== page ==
It isn’t an included part of every life insurance policy. In fact, these specific benefits must often be purchased as a rider to your existing life insurance policy. Adding the rider may raise your insurance premiums if it isn’t already included in your life insurance coverage.
However, adding it as a rider doesn’t necessarily raise your premiums. Some carriers will add it, upon request, at no additional charge. Other carriers will add the rider at no cost other than a fee if or when a claim is made.
The time to make sure you have this valuable type of insurance protection is while you and all other individuals you seek to cover are healthy. Some policies will not cover people who already have terminal illnesses at the time of purchase. Other policies will specifically exclude people with family histories of certain illnesses or conditions.
If you do have a family history of lingering illnesses or certain terminal cancers, though, it is wise to consider investing in an accelerated death benefit rider. Make sure you take the time to discuss your options with a qualified and trusted insurance agent.
Accelerated death benefits range in amount from 25 percent of the face value of the policy to 100 percent of the benefit minus any loans received against the value of your policy. Payments may be received in one single payment or in smaller monthly payments. Some policies specify the way payments are made while others allow the policyholder to make the determination.
The amount received as an accelerated death benefit will be deducted from the face value of the policy and then distributed to your beneficiaries. If you’ve exhausted the full value of your policy, then your beneficiaries will not receive payment after your death.
While it’s never a bad idea to have the ability to tap into resources such as accelerated death benefits, there are a few things you should consider before making use of them, including the following.
Accelerated death benefits are, in no way, meant to replace the need for quality health insurance. They are simply meant to provide peace of mind and mitigate some of the expenses of end of life care and treatment. It is wise to invest in quality health insurance and long-term care insurance and only use accelerated death benefits as a last resort – once these resources are depleted.
The federal government does not require you to collect accelerated death benefits or viatical settlements before receiving Medicaid. However, some states are beginning to pass laws to that effect. If you choose (or are forced) to use accelerated death benefits or sell your insurance policy, the proceeds from the events may affect your eligibility to receive Medicaid.
You purchase life insurance in order to protect your family in the event that you are no longer able to do so yourself. It’s a gift you give to them in order to guarantee that your children will have the ability to attend college, that your spouse will have time to grieve before returning to work, and so that your family won’t have to worry about paying for a home or other necessities in life.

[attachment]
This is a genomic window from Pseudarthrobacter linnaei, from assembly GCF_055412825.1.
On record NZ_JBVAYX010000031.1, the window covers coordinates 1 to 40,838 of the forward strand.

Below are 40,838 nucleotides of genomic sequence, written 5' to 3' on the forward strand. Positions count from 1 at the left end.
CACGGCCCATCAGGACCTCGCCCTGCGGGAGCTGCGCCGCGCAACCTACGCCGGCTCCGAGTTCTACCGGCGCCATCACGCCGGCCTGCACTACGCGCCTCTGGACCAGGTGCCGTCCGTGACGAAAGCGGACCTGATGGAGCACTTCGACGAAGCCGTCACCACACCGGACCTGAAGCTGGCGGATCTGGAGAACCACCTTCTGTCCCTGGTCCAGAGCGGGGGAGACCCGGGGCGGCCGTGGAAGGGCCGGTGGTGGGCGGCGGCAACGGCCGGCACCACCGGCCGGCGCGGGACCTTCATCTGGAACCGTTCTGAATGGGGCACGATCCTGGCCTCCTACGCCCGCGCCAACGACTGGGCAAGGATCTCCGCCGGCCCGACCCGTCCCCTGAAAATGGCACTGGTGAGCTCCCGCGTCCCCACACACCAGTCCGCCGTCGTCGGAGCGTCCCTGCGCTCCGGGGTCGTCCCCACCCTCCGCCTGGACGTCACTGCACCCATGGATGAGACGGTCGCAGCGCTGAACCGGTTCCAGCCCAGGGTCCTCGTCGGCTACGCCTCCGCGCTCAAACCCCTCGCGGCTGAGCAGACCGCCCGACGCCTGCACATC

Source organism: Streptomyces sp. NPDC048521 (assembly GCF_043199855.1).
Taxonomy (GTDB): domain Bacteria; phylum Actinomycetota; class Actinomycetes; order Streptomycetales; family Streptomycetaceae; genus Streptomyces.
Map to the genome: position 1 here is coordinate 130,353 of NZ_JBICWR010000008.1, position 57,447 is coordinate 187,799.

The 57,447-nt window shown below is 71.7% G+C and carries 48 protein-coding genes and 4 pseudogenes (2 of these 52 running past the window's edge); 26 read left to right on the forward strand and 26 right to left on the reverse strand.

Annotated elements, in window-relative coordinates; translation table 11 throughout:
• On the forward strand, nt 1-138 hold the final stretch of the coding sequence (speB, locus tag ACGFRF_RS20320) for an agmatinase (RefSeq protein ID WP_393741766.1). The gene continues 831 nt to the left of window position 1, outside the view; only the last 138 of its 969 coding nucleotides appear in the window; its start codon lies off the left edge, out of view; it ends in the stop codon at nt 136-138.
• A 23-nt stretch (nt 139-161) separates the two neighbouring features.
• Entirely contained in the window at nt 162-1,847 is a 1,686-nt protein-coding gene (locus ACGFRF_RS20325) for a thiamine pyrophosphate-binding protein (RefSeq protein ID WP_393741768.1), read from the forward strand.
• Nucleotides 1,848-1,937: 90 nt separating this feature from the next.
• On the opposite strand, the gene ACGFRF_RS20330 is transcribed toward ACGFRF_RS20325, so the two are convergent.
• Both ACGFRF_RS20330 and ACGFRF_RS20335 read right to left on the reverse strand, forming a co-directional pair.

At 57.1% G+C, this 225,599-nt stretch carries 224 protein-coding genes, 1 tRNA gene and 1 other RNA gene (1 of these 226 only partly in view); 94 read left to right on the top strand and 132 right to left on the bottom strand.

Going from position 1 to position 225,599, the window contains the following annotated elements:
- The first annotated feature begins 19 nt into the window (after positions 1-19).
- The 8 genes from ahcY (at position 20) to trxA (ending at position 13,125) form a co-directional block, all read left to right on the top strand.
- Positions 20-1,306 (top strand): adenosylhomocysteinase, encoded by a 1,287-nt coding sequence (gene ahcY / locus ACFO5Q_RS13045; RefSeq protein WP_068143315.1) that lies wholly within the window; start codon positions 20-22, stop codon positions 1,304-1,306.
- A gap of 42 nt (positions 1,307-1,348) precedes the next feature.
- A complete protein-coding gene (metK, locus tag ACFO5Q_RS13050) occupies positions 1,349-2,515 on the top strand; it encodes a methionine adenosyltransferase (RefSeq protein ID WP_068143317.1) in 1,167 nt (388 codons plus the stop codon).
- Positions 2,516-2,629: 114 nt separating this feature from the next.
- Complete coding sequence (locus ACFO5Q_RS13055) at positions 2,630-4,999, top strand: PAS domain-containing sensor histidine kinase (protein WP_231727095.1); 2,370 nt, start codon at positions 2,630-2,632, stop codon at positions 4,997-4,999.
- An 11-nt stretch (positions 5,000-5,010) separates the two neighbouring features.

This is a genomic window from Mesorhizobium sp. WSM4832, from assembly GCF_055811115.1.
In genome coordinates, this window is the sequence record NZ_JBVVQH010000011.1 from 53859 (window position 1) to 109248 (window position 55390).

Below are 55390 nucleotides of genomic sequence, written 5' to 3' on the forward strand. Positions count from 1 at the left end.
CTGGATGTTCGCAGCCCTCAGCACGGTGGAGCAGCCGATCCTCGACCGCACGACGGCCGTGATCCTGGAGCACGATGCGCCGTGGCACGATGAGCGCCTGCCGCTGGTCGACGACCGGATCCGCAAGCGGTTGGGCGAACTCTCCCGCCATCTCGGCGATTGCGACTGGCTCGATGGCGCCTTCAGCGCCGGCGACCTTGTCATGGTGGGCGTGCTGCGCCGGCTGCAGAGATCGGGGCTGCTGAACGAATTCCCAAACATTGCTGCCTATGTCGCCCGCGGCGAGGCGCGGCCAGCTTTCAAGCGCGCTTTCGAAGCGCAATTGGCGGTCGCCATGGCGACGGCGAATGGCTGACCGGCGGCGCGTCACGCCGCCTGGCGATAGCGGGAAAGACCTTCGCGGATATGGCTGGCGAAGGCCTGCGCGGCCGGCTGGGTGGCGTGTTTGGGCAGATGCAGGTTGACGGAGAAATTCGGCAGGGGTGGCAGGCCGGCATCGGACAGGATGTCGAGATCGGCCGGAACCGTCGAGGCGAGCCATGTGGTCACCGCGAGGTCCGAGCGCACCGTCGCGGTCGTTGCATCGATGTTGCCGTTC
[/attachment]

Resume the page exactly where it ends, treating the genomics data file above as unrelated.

An accelerated death benefit may be for a portion or the complete amount of the death benefits of the policy. A viatical settlement is a settlement for a percentage of the policy’s face value. Other differences between the two include the fact that the accidental death benefit is paid to you by the insurance company and a viatical settlement is arranged through a third party – the viatical settlement company. With the viatical settlement, the company purchases your policy. They receive ownership of the policy and are responsible for all future payments. Upon your death, they receive the death benefits in full. With the accelerated death benefit, if you did not receive 100 percent of the death benefits of the policy, whatever remains will go to your beneficiaries.
In general, there are no restrictions on how these funds can be used. Some people choose to use them to pay medical bills, to fund experimental treatments, or to purchase expensive medications. Others choose to use this money to get their financial affairs in order (pay off mortgages, make financial arrangements for family members, etc.). It is even possible, in most cases, to use these funds to make a few final memories with family vacations. Check with your carrier to learn if there are any specific restrictions on how the funds are used.
Once you’ve filed for, and received an accelerated death benefit payment, you do not have to repay the money if your health improves. That being said, filing a claim under false pretenses or with fraudulent information can result in both criminal and civil penalties.
Specific requirements vary from company to company and policy to policy. You’ll need to know the specifics of your policy in order to determine if your health condition qualifies for receiving accelerated death benefits. In most cases, a diagnosis with a terminal illness with a life-expectancy of 24 months or less is adequate though some policies may limit acceptance to specific health conditions or illnesses.
Once you determine that accelerated death benefit coverage is the right choice for you, it’s important to work with a name you can trust to get the coverage you need. Ask questions about the specifics and make sure you know what kind of policy you’re getting, whether you need a rider for the accidental death benefits, and specific information on the maximum benefit available to you and how the funds are paid out if or when they are requested (lump sum, monthly, etc.). The more you know now the better prepared you are if you ever need to make use of these benefits.